In the sea’s lips (Lakonia 5)

This morning on Melvyn Bragg’s In Our Time on BBC Radio 4 they discussed T.S. Eliot’s Four Quartets. I listened in my half-sleep and was reminded that a copy of it was sitting half-read about ten inches from head, on my bedside table. I finished it later in the garden, it being a mild and sunny winter’s day.

So today is the day of the tragic Lakonia fire – 22nd December. A copy of the 1964 Paris Match with the burning liner on the cover arrived this very morning in the post from France. I read the second half of Four Quartets and these lines from The Dry Salvages (1940) stood out…

And on the deck of the drumming liner
Watching the furrow that widens behind you,
You shall not think ‘the past is finished’
Or ‘the future is before us’.
At nightfall, in the rigging and the aerial,
Is a voice descanting (though not to the ear,
The murmuring shell of time, and not in any language)
‘Fare forward, you who think that you are voyaging;
You are not those who saw the harbour
Receding, or those who will disembark.
Here between the hither and the farther shore
While time is withdrawn, consider the future
And the past with an equal mind.
At the moment which is not of action or inaction
You can receive this: “on whatever sphere of being
The mind of a man may be intent
At the time of death”—that is the one action
(And the time of death is every moment)
Which shall fructify in the lives of others:
And do not think of the fruit of action.
Fare forward.
O voyagers, O seamen,
You who came to port, and you whose bodies
Will suffer the trial and judgement of the sea,
Or whatever event, this is your real destination.’
So Krishna, as when he admonished Arjuna
On the field of battle.
Not fare well,
But fare forward, voyagers.

IV

Lady, whose shrine stands on the promontory,
Pray for all those who are in ships, those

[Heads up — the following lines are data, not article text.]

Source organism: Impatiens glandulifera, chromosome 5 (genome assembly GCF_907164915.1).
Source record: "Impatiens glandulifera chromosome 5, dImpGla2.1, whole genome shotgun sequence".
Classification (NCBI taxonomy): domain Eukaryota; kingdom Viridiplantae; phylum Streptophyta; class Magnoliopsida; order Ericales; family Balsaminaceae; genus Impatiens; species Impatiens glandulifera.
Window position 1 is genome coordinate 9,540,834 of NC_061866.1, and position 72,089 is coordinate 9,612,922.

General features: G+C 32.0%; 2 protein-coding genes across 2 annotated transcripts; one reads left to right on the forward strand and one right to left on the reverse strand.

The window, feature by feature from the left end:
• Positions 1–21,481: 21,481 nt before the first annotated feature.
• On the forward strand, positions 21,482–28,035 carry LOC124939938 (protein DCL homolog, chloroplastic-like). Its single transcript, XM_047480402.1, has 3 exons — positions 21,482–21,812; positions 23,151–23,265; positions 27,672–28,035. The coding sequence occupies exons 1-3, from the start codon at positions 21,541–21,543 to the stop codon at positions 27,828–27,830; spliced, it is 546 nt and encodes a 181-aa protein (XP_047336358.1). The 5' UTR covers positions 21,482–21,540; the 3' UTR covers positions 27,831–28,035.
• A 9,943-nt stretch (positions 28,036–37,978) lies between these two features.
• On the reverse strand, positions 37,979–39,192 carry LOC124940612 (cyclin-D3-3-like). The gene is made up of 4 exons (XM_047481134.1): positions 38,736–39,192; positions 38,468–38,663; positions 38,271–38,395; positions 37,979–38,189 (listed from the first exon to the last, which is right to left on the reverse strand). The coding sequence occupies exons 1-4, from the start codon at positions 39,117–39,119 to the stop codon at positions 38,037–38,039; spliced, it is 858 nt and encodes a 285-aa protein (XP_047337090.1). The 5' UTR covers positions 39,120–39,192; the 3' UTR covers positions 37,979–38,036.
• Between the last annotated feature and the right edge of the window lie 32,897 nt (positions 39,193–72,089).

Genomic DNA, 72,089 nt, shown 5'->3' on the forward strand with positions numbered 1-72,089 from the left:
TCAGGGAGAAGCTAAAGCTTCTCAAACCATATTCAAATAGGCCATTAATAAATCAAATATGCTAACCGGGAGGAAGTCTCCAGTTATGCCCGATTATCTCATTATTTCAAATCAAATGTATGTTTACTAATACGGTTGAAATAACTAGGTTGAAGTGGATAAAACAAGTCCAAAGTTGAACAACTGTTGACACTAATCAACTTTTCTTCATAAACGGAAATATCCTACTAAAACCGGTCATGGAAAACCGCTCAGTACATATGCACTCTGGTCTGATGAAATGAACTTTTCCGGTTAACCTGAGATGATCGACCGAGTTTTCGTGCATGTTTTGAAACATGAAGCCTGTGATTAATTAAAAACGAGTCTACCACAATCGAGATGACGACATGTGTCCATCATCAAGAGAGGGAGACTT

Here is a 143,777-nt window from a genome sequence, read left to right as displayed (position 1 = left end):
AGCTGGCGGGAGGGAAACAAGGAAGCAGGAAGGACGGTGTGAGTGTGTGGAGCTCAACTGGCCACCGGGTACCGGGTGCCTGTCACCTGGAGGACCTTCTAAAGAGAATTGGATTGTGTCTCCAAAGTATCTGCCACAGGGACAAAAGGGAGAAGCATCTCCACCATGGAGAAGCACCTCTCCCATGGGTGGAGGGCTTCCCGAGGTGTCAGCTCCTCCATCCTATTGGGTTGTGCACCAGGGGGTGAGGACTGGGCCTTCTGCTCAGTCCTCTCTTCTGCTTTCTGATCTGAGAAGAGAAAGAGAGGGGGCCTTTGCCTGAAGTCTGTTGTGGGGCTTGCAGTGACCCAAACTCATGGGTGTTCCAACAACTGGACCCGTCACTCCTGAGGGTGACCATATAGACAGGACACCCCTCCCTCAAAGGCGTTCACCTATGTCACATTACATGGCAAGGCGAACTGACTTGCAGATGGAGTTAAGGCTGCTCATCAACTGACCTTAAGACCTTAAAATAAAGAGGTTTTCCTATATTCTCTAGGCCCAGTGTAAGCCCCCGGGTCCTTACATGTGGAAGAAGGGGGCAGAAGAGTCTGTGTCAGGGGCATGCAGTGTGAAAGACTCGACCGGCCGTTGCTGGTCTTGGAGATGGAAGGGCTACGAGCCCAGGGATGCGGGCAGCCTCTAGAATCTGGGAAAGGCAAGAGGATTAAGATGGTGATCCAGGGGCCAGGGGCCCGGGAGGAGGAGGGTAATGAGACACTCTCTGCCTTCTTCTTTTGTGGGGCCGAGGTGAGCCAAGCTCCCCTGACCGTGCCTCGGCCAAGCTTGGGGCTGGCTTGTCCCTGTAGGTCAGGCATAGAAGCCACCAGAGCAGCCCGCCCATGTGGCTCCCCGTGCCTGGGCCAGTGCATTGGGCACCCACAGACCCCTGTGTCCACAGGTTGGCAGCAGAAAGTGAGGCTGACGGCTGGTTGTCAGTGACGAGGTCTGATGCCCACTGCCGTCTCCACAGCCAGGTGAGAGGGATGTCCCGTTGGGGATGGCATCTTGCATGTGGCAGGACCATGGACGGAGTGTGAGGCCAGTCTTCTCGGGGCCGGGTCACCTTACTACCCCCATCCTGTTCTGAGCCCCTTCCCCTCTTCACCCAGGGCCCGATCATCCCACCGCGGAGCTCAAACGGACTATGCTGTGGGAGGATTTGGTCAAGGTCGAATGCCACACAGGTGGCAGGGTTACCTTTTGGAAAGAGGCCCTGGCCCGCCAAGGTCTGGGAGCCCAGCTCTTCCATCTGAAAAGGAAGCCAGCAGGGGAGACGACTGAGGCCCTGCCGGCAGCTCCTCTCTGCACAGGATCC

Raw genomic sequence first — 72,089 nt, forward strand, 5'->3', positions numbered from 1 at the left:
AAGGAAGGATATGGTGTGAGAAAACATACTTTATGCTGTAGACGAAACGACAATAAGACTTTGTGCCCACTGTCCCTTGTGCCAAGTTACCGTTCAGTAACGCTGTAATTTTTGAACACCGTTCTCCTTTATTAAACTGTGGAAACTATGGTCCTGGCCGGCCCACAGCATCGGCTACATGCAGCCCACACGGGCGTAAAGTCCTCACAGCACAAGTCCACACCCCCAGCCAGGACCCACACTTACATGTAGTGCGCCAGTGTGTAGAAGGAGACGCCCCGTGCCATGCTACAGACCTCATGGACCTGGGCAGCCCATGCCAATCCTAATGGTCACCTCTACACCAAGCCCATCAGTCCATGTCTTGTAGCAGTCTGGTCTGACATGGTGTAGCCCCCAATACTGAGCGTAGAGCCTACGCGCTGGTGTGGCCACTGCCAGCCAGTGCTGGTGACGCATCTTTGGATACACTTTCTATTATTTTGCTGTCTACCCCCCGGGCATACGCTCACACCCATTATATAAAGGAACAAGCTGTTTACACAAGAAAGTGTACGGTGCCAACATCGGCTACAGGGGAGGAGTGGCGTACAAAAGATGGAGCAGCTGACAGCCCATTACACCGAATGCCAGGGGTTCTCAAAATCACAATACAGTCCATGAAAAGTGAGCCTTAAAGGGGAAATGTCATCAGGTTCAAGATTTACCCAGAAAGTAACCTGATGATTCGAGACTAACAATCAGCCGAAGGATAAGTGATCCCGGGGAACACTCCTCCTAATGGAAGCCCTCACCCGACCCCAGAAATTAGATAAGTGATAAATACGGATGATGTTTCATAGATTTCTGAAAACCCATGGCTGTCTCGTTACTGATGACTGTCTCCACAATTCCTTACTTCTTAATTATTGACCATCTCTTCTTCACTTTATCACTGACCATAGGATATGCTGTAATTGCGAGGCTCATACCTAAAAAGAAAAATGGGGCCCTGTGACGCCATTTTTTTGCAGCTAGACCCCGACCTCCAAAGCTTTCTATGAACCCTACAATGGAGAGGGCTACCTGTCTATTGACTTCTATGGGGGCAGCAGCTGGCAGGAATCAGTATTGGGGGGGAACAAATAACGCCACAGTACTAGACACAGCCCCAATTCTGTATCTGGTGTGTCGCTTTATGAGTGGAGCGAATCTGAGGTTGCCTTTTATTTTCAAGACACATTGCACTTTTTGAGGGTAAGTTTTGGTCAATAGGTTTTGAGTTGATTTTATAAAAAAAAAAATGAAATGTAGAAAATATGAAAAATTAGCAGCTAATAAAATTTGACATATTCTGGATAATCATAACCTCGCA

Whose business has to do with fish, and
Those concerned with every lawful traffic
And those who conduct them.

Repeat a prayer also on behalf of
Women who have seen their sons or husbands
Setting forth, and not returning:
Figlia del tuo figlio,
Queen of Heaven.

Also pray for those who were in ships, and
Ended their voyage on the sand, in the sea’s lips
Or in the dark throat which will not reject them
Or wherever cannot reach them the sound of the sea bell’s
Perpetual angelus.

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Stella Maris : Star of the Sea

To round off my Lakonia posts on this day of the disaster, remembering the 128 that perished and my two that survived, here is the conclusion (on the rescue ship)  of my grandmother’s typescript narrative of the events which served as the basis for her A Survivor’s Story broadcast…

“Later, banded together in the corridor, we talked, cried and tried to comfort each other. No praise can be high enough for the Salta crew who were so kind and sympathetic and even gave their own food and clothing to the survivors.

When we arrived in Funchal [Madeira] I tried to thank one of the senior officers, the only one I could find who spoke English, but he turned and said: “Do not thank me, Madam, it is a sad day for all of us.” As we were waiting to disembark I was horrified to see the quayside lined with ambulances and buzzing with doctors, nurses and newspapermen. It was now one realised how many dead and injured we must have aboard. …